When it's not useful: Shutter priority is not worth using when the depth of field is the most important feature of a shot. For example, when you want to achieve soft, 'bokeh' effect in the background of a portrait picture, aperture priority would be a more suitable mode.
4. Program mode
Program mode is the fully automatic mode, in which the camera chooses both aperture and shutter speed settings to produce a balanced exposure. Neither the appearance of motion nor the depth of field are under your control in program mode.
When it's useful: Whilst the 2 semi-manual modes decribed above are often good time savers, also offering creative control, program mode is the ultimate option for speed and simplicity. For some shoots, you really don't want to have to think about the settings at all. This might be because the pictures are for some practical use an image quality is not crucial, or because you are in a challenging environment (like a political street protest) and you don't have much time to think.
When it's not useful: Program mode is not useful when either a specific shutter speed or depth of field is essential to the effect you are hoping to achieve. For most of us, who enjoy photography and wnat to create great pictures, this will be most of the time.
Compact/bridge camera scene modes
There are a range of different shooting modes available with compact and bridge cameras. These are all fully automatic, as you have no control over the points on the exposure triangle when you are shooting with them. But by selecting one of these modes in the first place you are, effectively, taking partial control of aperture or shutter speed because of the how they impact these settings.
1. Landscape mode: This mode selects a small aperture, providing a large depth of field. Landscape pictures usually feature points of interest in the foreground, middle and background, so as much of the scene as possible needs to be in sharp focus.
By reducing the aperture size, the camera will compensate by slowing shutter speed, making a tripod a worthwhile accessory when using this mode.
2. Portrait mode: This mode opens up the aperture really wide, the opposite of landscape mode. The purpose of this is to throw the background in a portait photo out of focus with a narrow depth of field.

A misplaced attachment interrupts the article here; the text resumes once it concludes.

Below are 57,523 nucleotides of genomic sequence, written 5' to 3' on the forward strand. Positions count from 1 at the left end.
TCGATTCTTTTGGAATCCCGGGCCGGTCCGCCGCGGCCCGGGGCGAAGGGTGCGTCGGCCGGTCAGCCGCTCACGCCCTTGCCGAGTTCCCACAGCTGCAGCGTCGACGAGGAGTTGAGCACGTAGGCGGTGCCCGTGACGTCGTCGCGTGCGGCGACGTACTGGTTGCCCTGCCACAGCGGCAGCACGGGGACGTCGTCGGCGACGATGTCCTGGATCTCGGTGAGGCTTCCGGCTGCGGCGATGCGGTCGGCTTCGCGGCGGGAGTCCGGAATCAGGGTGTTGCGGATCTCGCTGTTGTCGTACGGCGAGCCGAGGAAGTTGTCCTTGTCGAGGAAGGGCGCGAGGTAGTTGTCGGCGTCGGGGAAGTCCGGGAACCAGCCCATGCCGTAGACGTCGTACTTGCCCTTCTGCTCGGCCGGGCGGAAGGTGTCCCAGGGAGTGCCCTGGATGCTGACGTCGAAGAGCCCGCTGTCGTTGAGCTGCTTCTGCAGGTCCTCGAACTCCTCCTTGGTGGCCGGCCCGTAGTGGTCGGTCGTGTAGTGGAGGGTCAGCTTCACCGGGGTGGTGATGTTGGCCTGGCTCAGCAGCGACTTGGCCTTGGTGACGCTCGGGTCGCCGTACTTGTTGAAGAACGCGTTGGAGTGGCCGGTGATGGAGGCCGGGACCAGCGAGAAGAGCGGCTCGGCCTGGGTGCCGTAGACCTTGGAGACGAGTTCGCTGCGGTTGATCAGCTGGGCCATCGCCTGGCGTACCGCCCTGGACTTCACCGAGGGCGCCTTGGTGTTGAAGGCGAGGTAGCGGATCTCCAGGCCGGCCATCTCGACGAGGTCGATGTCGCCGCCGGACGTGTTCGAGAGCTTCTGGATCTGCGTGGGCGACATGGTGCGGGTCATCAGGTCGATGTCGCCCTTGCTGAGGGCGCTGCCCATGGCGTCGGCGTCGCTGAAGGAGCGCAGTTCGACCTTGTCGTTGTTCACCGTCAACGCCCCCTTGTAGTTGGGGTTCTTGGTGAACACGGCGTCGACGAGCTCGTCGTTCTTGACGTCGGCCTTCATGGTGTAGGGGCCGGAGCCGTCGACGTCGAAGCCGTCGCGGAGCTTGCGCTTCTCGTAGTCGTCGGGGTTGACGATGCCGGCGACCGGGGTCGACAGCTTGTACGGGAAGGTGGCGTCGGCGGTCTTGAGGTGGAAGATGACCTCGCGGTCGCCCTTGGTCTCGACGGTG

This, in turn, enables a fast shutter speed and low ISO which is good for sharpness and image quality. The closer you are to a subject, the more exaggerated the narrow depth of field becomes. So this mode works really well with quite close-up, tightly cropped portraits.
3. Sports mode: This mode selects a fast shutter speed for freezing sporting action. In turn the aperture will usually be pretty wide.
The challenge of this mode (or using a fast shutter and wide aperture to capture action in any mode) is to focus accurately on the fast-moving subject, without it slipping out of the area in sharp focus (which is small). Pre-focusing on the right spot before your subject arrives is a good technique to try.
4. Macro mode: This mode allows you to get really close to a subject and capture its details and textures. You can move to well within 10cm of your subject before focusing.
Macro mode makes use of a very wide aperture, which produces a tiny depth of field. So it's really important to keep your camera very steady otherwise the subject will not fall within the area of sharpness.
There are infinite different situations that we take pictures in, and each one has its own challenges. The range of shooting modes is there to help you, and there is no one size fits all mode. It's good to keep your options open and decide which mode on your camera offers the best balance of speed, control and ease in any given situation. For lots of photographers, aperture priority comes up trumps a lot of the time, because it's speedy and provides total control of depth of field.